College Park town center plan revived as U-Md. negotiates with a new developer

University of Maryland officials want to mirror the success of other schools' public-private initiatives with their $700 million, 38-acre project.
University of Maryland officials want to mirror the success of other schools' public-private initiatives with their $700 million, 38-acre project. (Foulger-pratt And Argo Investment)
Washington Post Staff Writer
Thursday, August 5, 2010

It's not Madison, Wis. And it's a far cry from Chapel Hill, N.C.

David Daddio, a 2007 graduate of the University of Maryland, said College Park never felt like either of those college towns.

"It doesn't have enough to offer students," said Daddio, now a graduate student at the University of North Carolina.

But it is also why Daddio, who co-founded a blog called Rethink College Park while a student there, was pleased to learn that a plan to build a "town center" at the University of Maryland has been resurrected.

The university is in exclusive negotiations with a Baltimore-based developer to redevelop land on the edge of its campus, reviving a plan that stalled last year when another company pulled out of the project because of the downturn in the economy.

The Cordish Companies will replace Foulger-Pratt/Argo as the lead developer of the East Campus district, a mixed-use development designed to attract faculty and students to the College Park campus and connect the university with the surrounding community. Foulger-Pratt/Argo dropped out of the project last fall, citing financial challenges.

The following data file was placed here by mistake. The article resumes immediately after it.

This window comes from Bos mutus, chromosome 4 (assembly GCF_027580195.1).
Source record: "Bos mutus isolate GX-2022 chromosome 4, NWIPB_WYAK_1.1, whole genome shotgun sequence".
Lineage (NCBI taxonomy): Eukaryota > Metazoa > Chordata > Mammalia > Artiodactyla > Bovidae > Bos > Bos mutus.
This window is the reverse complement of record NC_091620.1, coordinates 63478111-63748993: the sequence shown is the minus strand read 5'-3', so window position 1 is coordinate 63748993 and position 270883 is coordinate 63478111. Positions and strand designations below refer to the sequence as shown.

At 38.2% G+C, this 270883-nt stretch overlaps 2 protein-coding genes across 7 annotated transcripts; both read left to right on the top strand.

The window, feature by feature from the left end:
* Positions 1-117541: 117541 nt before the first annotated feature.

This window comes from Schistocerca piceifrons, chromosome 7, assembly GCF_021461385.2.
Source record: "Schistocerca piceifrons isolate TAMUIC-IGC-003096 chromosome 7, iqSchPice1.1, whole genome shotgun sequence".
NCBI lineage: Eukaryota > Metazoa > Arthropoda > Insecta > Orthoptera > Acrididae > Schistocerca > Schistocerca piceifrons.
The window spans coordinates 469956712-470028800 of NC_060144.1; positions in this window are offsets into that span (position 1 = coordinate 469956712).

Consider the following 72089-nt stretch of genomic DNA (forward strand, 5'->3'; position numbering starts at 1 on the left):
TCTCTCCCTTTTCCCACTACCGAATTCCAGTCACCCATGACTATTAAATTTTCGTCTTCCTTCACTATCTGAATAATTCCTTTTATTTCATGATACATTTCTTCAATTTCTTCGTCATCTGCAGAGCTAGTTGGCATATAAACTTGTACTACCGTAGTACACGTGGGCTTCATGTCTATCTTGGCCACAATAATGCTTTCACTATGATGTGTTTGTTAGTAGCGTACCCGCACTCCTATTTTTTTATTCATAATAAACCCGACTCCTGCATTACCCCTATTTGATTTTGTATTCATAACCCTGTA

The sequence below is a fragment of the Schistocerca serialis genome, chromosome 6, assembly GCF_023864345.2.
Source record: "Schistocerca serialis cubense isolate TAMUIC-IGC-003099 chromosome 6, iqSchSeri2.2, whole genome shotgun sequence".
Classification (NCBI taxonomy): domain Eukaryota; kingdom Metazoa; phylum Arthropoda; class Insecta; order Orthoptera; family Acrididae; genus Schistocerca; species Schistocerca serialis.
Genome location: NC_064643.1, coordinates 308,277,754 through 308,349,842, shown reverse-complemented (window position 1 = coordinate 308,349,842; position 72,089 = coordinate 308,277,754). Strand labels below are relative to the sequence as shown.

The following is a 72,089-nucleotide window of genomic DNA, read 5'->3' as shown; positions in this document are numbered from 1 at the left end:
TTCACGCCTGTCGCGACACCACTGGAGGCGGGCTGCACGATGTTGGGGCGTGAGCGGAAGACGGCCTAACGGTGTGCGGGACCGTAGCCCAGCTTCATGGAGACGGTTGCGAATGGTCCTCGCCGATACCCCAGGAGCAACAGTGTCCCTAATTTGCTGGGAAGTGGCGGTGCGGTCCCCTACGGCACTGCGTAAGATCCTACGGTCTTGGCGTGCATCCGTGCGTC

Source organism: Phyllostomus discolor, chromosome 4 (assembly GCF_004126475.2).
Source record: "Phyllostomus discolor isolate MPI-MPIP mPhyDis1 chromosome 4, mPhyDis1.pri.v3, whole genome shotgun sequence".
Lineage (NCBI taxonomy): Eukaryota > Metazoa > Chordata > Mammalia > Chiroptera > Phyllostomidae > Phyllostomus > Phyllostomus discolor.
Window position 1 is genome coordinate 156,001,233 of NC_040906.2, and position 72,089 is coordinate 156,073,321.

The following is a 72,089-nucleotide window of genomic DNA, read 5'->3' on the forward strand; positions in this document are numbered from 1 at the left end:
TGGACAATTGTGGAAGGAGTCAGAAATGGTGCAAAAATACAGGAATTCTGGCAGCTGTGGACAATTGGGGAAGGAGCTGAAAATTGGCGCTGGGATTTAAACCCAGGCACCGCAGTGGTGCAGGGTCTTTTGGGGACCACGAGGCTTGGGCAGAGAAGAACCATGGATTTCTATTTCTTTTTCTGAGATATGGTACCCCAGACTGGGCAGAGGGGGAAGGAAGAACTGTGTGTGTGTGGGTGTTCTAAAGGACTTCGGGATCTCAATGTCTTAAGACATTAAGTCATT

Ann G. Wylie, Maryland's vice president for administrative affairs, said in a statement that Cordish builds "projects that create the sense of place that we are seeking to help enhance the university's physical presence and provide amenities for the campus and local communities." The developer is responsible for several successful entertainment districts, including nightlife near Baltimore's Inner Harbor.

Under the original plan, a 38-acre tract of land now housing support facilities would be transformed into a town center with restaurants, graduate student housing, offices, an upscale grocer, a hotel, movie theater, bookstore and entertainment venue. Millree Williams, a university spokesman, said Tuesday that new plans, including a building timeline, have not been finalized.

The university said the Birchmere, the popular Alexandria music hall, has pledged to open a new 500-seat venue that would anchor the development.

Prince George's County Council member Eric Olson (D-College Park) said he wanted to ensure the growth didn't come at the expense of the existing downtown. "We have to make sure it's done in a way that builds our community in every facet," he said, adding that residents want independent businesses, not just national chains for retail.

State Sen. James C. Rosapepe (D-Prince George's) applauded steps to integrate the campus with the surrounding community, but acknowledged that the city's spread-out, traffic-choked main artery is far from the dense, walkable streetscape that could soon buffer the two. "The community is supportive of the redevelopment . . . but we are all much more interested in a long-term cooperative vision for improving College Park," he said. "That means not just East Campus, but also redeveloping Route 1 dramatically."

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